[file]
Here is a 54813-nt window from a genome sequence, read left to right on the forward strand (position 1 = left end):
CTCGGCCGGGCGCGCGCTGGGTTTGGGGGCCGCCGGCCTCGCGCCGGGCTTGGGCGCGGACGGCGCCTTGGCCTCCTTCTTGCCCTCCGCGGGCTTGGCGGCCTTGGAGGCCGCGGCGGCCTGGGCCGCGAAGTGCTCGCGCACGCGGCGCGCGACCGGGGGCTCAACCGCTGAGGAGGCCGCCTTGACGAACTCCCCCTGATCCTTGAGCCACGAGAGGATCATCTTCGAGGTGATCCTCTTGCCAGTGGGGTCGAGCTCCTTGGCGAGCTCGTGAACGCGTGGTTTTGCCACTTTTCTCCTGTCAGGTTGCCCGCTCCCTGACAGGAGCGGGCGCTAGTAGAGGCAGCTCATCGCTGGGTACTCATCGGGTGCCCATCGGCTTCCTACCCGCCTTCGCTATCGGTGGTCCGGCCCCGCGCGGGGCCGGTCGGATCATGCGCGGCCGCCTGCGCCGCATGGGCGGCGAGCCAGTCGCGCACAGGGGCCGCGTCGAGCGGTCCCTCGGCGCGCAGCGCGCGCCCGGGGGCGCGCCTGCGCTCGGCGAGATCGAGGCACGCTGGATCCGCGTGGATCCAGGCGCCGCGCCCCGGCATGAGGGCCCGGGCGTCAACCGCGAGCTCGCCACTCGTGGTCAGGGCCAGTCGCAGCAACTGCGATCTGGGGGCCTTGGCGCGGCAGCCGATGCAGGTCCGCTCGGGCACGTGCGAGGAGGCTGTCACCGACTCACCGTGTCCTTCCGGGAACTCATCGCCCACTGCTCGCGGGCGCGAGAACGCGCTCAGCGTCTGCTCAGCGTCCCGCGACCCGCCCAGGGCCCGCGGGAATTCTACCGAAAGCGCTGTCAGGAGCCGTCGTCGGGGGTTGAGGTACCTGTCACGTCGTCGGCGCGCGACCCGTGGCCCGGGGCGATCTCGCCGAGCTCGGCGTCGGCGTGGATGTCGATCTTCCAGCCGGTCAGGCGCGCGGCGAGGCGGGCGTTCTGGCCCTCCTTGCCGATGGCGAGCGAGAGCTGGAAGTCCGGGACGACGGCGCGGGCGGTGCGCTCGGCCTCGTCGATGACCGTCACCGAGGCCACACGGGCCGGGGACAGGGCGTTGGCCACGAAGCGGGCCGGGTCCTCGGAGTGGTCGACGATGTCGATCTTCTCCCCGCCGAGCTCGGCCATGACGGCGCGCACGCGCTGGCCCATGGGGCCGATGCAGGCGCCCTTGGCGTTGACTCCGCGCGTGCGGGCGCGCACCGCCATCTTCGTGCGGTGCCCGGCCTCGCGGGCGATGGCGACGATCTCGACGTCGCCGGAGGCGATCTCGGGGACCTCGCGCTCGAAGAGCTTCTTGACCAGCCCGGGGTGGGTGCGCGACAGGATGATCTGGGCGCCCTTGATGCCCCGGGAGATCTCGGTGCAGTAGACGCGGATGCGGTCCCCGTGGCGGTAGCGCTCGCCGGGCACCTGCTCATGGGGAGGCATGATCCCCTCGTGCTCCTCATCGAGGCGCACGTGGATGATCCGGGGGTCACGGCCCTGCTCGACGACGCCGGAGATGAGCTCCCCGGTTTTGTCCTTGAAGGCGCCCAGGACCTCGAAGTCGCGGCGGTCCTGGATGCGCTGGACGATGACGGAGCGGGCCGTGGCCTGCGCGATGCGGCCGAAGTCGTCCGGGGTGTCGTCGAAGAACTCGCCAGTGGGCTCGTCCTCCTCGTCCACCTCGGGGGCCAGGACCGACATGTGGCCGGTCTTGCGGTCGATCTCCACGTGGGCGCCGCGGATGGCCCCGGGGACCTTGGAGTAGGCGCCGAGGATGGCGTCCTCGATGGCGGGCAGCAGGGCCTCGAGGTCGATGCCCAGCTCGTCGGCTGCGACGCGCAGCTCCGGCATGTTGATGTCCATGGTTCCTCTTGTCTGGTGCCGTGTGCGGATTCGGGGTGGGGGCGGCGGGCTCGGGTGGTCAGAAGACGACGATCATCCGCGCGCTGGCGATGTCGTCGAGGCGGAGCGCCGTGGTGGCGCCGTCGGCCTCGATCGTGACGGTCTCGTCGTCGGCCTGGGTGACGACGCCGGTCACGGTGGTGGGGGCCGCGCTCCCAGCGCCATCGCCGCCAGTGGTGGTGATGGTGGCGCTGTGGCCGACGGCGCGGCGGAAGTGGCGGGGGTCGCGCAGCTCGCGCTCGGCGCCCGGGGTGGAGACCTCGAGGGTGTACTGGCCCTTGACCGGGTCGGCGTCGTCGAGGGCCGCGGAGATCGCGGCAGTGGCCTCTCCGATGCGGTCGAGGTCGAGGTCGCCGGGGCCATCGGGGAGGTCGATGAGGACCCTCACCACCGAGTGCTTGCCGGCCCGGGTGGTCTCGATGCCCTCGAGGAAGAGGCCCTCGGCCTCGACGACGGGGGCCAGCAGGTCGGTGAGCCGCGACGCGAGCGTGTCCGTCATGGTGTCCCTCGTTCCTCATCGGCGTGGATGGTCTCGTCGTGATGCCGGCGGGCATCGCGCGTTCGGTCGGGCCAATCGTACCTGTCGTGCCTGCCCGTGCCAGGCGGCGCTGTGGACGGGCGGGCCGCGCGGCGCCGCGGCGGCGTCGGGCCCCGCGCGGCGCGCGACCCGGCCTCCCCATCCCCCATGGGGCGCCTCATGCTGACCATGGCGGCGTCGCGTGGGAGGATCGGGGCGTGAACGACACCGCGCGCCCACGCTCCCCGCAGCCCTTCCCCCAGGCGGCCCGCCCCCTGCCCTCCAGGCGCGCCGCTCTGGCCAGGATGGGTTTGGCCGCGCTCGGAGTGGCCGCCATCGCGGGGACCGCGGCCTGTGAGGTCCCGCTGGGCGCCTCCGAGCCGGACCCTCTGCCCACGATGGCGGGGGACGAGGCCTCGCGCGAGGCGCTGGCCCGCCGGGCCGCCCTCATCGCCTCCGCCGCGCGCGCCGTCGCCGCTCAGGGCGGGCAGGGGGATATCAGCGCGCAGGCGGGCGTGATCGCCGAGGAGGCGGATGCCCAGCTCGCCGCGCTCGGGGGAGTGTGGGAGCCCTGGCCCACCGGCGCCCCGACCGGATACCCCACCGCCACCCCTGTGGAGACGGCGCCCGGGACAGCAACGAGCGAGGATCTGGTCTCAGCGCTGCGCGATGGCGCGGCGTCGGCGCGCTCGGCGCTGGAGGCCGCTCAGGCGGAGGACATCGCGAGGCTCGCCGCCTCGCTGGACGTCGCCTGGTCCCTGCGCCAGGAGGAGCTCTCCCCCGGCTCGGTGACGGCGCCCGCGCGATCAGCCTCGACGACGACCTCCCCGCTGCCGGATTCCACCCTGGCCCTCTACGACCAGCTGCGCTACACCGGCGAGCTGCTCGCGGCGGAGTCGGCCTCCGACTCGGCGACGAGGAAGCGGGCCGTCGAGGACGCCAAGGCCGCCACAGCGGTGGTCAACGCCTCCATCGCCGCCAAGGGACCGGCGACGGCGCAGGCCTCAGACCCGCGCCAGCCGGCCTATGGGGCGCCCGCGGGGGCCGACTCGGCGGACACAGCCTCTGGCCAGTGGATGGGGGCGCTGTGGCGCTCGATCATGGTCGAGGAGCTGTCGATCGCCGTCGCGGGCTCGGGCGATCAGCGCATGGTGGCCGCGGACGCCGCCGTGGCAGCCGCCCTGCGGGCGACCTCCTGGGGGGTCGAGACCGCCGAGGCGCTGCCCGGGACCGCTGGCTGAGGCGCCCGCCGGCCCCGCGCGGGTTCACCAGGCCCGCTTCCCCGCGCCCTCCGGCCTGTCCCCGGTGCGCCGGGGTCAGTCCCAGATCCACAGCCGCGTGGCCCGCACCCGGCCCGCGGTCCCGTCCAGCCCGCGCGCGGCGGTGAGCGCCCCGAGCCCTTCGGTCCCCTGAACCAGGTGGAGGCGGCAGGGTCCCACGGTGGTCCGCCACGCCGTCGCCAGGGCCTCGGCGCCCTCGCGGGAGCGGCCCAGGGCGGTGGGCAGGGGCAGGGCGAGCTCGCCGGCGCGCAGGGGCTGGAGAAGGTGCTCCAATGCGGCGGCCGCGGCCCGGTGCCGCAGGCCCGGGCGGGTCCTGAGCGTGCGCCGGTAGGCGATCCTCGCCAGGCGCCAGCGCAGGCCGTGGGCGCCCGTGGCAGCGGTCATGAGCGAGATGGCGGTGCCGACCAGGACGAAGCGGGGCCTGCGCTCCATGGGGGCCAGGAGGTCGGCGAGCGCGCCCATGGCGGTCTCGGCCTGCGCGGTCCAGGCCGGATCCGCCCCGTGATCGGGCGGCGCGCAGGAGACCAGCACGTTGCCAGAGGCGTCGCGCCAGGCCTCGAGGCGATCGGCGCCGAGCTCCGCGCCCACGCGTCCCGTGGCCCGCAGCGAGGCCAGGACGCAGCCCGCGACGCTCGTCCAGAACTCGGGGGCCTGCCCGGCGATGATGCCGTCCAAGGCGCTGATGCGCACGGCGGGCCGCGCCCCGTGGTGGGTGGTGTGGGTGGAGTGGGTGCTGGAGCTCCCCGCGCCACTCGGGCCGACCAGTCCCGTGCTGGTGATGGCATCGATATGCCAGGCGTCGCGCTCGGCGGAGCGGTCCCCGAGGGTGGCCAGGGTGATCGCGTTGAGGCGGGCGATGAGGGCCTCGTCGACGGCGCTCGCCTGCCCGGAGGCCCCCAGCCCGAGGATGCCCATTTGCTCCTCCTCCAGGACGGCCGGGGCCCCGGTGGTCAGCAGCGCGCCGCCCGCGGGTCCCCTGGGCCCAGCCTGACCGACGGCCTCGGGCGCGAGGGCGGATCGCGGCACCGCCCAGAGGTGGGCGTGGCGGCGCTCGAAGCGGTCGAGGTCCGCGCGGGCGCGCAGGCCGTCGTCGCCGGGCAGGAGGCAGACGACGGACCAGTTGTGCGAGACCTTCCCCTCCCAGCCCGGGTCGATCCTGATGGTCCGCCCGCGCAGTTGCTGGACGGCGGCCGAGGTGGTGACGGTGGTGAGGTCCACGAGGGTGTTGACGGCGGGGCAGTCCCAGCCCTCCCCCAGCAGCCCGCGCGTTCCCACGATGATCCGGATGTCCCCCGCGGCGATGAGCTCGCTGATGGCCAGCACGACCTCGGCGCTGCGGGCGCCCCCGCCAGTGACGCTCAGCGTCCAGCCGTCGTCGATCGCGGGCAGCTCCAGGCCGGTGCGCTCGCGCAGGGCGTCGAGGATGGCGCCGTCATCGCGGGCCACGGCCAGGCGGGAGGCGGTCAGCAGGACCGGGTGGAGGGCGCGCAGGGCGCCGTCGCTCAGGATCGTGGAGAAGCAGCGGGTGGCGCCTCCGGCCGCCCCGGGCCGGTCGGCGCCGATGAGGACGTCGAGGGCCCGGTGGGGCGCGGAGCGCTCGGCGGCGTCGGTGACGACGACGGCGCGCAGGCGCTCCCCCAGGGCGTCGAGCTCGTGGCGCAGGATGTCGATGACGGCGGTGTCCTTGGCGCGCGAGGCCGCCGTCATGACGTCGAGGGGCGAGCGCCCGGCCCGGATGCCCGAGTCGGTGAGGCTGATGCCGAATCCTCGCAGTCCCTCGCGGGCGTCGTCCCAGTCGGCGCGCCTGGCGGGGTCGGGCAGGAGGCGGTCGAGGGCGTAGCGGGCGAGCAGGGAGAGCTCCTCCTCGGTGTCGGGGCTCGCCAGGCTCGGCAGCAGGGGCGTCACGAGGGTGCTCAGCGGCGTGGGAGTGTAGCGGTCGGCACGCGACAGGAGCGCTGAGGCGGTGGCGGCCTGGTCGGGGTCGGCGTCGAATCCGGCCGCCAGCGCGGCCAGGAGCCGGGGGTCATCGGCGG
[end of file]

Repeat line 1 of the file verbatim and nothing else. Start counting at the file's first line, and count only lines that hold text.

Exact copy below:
Here is a 54813-nt window from a genome sequence, read left to right on the forward strand (position 1 = left end):